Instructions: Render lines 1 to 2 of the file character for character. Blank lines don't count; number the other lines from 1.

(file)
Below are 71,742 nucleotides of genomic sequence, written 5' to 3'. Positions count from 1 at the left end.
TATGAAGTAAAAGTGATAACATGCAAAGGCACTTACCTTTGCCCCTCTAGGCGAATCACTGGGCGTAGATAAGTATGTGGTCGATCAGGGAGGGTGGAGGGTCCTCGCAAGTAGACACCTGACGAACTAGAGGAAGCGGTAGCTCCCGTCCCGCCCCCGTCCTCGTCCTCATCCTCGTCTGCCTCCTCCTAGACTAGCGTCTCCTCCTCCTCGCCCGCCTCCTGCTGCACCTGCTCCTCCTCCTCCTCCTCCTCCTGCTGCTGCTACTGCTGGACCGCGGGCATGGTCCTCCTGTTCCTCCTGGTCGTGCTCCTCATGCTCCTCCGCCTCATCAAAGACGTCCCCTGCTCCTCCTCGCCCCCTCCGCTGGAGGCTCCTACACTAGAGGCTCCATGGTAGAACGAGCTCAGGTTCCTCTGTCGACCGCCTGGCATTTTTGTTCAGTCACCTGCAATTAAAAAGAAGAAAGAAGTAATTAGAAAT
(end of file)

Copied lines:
Below are 71,742 nucleotides of genomic sequence, written 5' to 3'. Positions count from 1 at the left end.
TATGAAGTAAAAGTGATAACATGCAAAGGCACTTACCTTTGCCCCTCTAGGCGAATCACTGGGCGTAGATAAGTATGTGGTCGATCAGGGAGGGTGGAGGGTCCTCGCAAGTAGACACCTGACGAACTAGAGGAAGCGGTAGCTCCCGTCCCGCCCCCGTCCTCGTCCTCATCCTCGTCTGCCTCCTCCTAGACTAGCGTCTCCTCCTCCTCGCCCGCCTCCTGCTGCACCTGCTCCTCCTCCTCCTCCTCCTCCTGCTGCTGCTACTGCTGGACCGCGGGCATGGTCCTCCTGTTCCTCCTGGTCGTGCTCCTCATGCTCCTCCGCCTCATCAAAGACGTCCCCTGCTCCTCCTCGCCCCCTCCGCTGGAGGCTCCTACACTAGAGGCTCCATGGTAGAACGAGCTCAGGTTCCTCTGTCGACCGCCTGGCATTTTTGTTCAGTCACCTGCAATTAAAAAGAAGAAAGAAGTAATTAGAAAT